Wednesday, April 27, 2011

Must Love Cats

We've been thinking for awhile of getting another dog. As I've blogged about before, we currently have the Best Dog Ever - a lab mix named Homer.

But the truth is, Homer is lonely. Oh, he won't say it in so many words. But as an outside dog, he spends his days looking in the window or waiting at the door for someone to come out and spend time with him. And although we do play with him every day, when I'm at the computer for hours writing, Homer spends a lot of time at the window. Waiting.

But it's hard to find another Good Dog. We don't want a puppy, and I'd never get a dog from a breeder, because there are too many wonderful dogs waiting at the animal shelter that need to be rescued. Still, we have a lot of qualifications for a new dog, and we're picky. Here's what we're looking for:

1) Must Love Cats. Have you read Kathi Appelt's wonderful book called The Underneath? One of the characters is a hound dog named Ranger, who adores and protects cats and kittens. Our dog Homer is like this (all of our four cats LOVE him) and we need a dog who has been around cats and won't chase them.

2) Short hair, low maintenance, must live outside (except for brutal weather conditions when we do bring our animals inside.) Size - medium to medium-large.

3) Must be good with livestock, and not inclined to chase donkeys or horses. (For obvious reasons.)

4) Must be all around good natured, with no biting, fighting, or excessive barking.

5) Must stay home. We don't allow our dogs to wander, and we much prefer a dog who just likes to lie on the porch and sleep. *grin* A bit on the lazy side is just fine.

Yes, that's what we're looking for, and hopefully it's a dog that Homer will like and get along with. If the dog is still young enough and not too set in its ways, maybe it can learn from Homer how to be another Best. Dog. Ever.

I'll let you know how the search goes.

So tell me - do you have a good dog?

How did it end up coming to live with you?

Thursday, April 21, 2011

Reading like a Maniac

Yes, folks, I've been reading like a maniac. Ever since I joined the Goodreads 2011 challenge, that is. If you remember from this post, I challenged myself to read 111 books in 2011. You can follow my progress on the chart at the bottom of my sidebar (on right) or by going to my Goodreads profile right here.

At the moment, I've read 53 books so far this year, and that will be 54 by this afternoon. Goodreads even leaves little comments on my chart. Right now it says: Awesome work, you're 20 books (17%) ahead of schedule!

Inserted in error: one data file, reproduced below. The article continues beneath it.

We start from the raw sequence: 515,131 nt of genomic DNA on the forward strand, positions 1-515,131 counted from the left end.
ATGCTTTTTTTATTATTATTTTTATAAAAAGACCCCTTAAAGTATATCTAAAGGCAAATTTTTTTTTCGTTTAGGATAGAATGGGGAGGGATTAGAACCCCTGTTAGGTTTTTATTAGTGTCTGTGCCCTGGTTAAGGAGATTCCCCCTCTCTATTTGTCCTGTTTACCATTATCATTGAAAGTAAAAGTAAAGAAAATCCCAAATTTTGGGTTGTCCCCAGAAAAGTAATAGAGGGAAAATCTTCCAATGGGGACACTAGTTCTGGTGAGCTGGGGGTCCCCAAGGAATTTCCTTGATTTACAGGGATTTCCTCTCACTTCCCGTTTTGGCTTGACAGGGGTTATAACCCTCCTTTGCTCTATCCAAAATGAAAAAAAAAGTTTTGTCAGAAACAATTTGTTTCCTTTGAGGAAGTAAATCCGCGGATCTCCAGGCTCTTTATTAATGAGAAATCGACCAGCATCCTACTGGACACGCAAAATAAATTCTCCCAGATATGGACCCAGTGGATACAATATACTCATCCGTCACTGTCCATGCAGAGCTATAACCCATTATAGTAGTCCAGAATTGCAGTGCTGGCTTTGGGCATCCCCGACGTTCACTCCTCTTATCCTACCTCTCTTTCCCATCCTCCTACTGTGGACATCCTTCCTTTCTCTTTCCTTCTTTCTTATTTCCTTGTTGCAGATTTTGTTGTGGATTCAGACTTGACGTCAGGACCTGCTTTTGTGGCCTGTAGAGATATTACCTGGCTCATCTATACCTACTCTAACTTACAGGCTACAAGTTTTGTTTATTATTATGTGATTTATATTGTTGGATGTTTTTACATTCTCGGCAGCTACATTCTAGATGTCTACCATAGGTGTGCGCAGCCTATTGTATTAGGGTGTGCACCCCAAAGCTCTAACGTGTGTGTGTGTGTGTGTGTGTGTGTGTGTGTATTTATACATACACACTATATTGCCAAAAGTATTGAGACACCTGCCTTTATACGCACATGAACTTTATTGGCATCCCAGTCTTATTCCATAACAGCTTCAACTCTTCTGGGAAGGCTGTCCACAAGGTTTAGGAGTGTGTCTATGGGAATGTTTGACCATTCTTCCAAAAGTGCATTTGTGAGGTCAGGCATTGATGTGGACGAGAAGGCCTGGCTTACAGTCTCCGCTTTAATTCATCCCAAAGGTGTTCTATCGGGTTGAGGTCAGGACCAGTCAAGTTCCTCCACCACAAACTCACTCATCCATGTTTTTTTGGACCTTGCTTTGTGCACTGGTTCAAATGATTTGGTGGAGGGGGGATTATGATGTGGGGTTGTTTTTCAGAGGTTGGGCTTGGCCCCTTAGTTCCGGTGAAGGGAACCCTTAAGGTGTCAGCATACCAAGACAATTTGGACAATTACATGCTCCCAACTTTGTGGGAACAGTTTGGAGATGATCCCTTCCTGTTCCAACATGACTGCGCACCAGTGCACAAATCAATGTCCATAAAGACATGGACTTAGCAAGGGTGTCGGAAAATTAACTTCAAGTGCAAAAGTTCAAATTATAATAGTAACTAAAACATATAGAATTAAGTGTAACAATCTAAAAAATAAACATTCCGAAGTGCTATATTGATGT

Hey, who doesn't need little incentives to work harder? Besides, after our long dreary winter, it's been one of the coldest springs on record, so reading in front of a sunny picture window sounds better than braving the elements outside.

Plus, our wonderful library system lets me order books online, check them out and return them at our nifty drive-up window, and my stack of books to read usually stands at about 10-15.

Do you belong to Goodreads? (Feel free to friend me on there.)
Has the ability to track your reading progress made you read more?

Saturday, April 16, 2011

GPS - Love or Hate?

Do you get lost without a GPS? Or do you have an innate sense of direction, or map reading skills that help you find your way?

I recently got into an argument with my hubbie (we rarely argue) because he wouldn't quit listening to that English woman. You know the one - the demanding voice inside the GPS that says (in a revolting accent) "Turn Right. In point. two. miles. turn right. In one. point. seven, miles, keep left. Keep. Left."

And when you pull into a Burger King so someone *raiseshand* can use the restroom, the woman becomes confused, and the voice gets more strident. "Recalculating" she says, and then "Drive point. four. miles. and Turn Right. Then Turn Left!"

I get so upset at that woman I end up calling her names. "Turn it off," I begged my husband. "I have a map - I can get you there."

But Noooo . . . He is addicted to the British woman in his GPS. Actually I think he's addicted to technology, period, like most of us.

But I worry - not only do I think it's unsafe to take your eyes off the road to keep looking at the little, ever-changing map, but whatever happened to our innate navigation skills? I learned them horseback, riding over mountains and through deep canyons and fording streams and having to find the way home, or else. And I learned them by hiking, and looking ahead of me (and behind me) and learning my way around.